Five years ago, EnerNOC CEO Tim Healy said that the company hoped to get 20 percent of revenue from energy management, moving beyond a sole focus on demand response, by 2013. The challenge of growing beyond its core business has been a significant one, but EnerNOC is now poised to get there.
During its investor day on Thursday, EnerNOC that its software brought in $72 million in 2015, accounting for 18 percent of its $399 million revenue for the year. “We have a high-growth business in our energy intelligence business,” said Healy. By 2018, EnerNOC expects to be cash-flow positive.
As the SaaS business gains speed, its core business of capacity demand response contracted last year as expected, mostly because of changes in PJM, EnerNOC’s largest market. The company had a strong fourth quarter in 2015, with revenue of $59 million, compared to $46 million for 2014.
Annual revenue was down considerably from its record revenue of $471.9 million in 2014, falling to $399.5 million. The 2015 revenue was in line with adjusted guidance from November, which had been adjusted down from earlier in the year. GAAP losses were $185 million and non-GAAP losses were $56 million for 2015.
The push beyond capacity demand response has been slow and steady for EnerNOC. Five years ago, the Boston-based company did not even have an enterprise-wide energy procurement and efficiency product to sell to its demand response customers.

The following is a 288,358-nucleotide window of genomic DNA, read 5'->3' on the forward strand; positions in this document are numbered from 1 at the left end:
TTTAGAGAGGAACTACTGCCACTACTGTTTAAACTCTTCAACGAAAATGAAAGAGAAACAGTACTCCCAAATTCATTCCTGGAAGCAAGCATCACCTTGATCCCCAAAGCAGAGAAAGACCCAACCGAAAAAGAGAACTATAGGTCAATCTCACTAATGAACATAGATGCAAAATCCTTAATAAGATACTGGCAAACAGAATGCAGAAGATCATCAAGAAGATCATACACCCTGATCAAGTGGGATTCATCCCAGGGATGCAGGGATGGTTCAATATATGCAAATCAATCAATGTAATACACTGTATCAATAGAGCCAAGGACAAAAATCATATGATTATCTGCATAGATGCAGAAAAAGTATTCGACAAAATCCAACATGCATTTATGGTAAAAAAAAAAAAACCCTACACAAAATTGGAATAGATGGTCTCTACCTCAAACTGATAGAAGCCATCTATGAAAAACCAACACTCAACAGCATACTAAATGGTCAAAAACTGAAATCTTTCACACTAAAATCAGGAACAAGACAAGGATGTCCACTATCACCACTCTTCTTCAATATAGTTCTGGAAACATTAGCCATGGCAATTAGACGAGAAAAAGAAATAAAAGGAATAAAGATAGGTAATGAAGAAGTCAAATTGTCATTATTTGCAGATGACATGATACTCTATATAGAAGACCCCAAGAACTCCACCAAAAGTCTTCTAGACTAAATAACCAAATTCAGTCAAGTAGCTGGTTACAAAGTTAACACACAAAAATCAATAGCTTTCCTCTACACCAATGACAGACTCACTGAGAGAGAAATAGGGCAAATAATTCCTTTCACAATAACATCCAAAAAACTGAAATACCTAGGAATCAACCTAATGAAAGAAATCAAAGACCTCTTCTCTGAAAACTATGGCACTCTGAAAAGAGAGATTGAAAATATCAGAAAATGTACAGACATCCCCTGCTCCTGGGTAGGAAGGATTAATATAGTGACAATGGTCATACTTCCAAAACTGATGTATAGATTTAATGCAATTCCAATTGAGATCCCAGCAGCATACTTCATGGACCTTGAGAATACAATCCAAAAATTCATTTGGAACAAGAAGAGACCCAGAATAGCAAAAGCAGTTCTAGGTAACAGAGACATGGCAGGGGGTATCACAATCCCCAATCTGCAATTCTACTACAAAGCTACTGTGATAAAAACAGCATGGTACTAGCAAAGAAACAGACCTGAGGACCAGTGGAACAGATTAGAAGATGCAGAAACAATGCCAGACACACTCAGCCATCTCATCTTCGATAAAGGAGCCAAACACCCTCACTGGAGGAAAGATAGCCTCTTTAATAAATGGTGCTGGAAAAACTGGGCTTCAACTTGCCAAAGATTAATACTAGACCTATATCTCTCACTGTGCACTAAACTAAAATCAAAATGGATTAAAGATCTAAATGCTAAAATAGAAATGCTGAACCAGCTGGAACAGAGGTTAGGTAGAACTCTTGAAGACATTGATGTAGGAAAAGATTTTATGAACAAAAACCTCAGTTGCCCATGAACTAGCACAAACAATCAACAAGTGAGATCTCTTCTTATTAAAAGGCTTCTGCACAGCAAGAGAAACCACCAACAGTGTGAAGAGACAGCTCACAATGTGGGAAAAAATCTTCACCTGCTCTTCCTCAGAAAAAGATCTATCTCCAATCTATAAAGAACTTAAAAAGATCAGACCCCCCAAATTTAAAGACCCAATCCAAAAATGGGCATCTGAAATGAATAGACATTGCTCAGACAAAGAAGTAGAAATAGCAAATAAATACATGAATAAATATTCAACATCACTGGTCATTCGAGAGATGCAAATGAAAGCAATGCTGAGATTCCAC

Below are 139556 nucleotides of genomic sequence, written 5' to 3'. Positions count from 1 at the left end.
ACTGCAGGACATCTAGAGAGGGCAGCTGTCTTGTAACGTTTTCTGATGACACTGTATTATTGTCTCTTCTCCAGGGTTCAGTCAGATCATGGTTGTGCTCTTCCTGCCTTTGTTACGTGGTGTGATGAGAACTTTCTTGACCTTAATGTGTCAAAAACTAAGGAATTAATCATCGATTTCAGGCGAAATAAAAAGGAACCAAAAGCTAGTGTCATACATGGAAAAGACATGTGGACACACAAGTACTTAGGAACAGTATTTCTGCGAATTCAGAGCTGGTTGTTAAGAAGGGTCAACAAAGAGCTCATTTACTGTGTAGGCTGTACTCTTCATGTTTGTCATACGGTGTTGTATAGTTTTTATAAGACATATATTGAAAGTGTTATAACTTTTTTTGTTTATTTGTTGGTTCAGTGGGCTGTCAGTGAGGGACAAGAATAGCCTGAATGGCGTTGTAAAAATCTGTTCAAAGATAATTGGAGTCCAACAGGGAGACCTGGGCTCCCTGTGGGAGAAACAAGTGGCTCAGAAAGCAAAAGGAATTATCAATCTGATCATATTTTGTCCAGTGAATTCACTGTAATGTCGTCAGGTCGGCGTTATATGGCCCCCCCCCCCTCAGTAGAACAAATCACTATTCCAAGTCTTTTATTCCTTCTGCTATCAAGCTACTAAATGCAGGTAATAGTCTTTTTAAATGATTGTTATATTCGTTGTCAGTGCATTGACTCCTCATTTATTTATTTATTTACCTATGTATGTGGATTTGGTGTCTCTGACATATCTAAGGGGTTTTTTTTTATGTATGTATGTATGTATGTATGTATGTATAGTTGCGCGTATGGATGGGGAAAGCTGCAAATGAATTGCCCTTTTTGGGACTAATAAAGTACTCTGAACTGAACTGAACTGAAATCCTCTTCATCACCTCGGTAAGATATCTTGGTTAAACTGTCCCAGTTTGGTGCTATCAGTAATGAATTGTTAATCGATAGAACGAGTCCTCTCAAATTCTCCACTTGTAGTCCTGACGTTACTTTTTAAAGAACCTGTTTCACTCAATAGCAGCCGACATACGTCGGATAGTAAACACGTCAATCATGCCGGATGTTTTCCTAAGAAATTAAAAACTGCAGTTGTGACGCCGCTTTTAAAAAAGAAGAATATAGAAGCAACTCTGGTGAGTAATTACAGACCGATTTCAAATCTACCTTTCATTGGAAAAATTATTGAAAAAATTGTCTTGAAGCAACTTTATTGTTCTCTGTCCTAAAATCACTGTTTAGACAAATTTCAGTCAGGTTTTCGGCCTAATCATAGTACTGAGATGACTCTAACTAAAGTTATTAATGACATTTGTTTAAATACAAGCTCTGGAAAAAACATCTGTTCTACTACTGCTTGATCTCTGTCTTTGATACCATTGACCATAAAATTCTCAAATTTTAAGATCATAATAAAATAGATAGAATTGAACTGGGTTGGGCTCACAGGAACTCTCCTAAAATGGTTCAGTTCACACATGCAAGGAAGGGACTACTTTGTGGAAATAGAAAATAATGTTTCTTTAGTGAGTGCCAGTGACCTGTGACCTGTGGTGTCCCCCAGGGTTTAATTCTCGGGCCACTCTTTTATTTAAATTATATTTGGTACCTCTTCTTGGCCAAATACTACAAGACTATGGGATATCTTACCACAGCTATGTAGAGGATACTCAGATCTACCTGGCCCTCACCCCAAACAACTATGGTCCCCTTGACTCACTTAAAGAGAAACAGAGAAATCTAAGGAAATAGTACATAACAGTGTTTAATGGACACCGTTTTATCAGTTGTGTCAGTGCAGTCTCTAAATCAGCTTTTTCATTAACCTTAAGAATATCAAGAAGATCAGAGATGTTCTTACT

That product, Energy Intelligence Software, was ultimately launched in 2014 and brought together not only energy efficiency, but also power procurement and risk management. The following year, a version was launched that was geared to help utilities engage their C&I customers.
Now, EnerNOC claims more than 1,000 subscribers to its software business, with substantial momentum picking up in 2015.
A confluence of factors has made energy management software more appealing now than even a few years ago, according to Micah Remley, SVP of product strategy for EnerNOC.
Some of the most critical trends, he said, include tracking sustainability metrics, not only for investors, but also to communicate sustainability to potential hires, especially millennials. An increasing focus on climate change, driven by the Paris COP21 agreement, has also accelerated that trend in 2015. There is also an ongoing evolution in understanding energy use -- from companies procuring more solar and consideringstorageto a need to manage the data coming from increasingly intelligent buildings.
Lastly, there has been an increase in the complexity of energy pricing, such as increased demand charges and dynamic pricing, that is compelling companies to seek out more holistic energy solutions.
EnerNOC is not alone in trying to capture the growing market for energy management services. Relative newcomers like Opower and FirstFuel also want to help utilities and energy retailers better serve their commercial customers. There is also competition from Schneider Electric, Constellation and Ecova, which are all seeking to address the growing energy service needs of commercial customers. Last year, Ecova acquired Retroficiency.
EnerNOC expresses confidence about its place in the market, given that 70 percent of its recurring revenue from software is from expanding business with existing clients. The revenue is also split amongst a variety of sectors, such as manufacturing, commercial real estate and government contracts.
Even with a growing software business and a huge Supreme Court win that upheld FERC Order 745, EnerNOC expects total revenue for 2016 at $365 million to $395 million, far lower than the high in 2014. “We begin 2016 with the clarity and focus needed to drive significant growth in our software business and maximize the cash flow generation of our demand response business,” said Healy. EnerNOC was trading at about $6 at midday Thursday.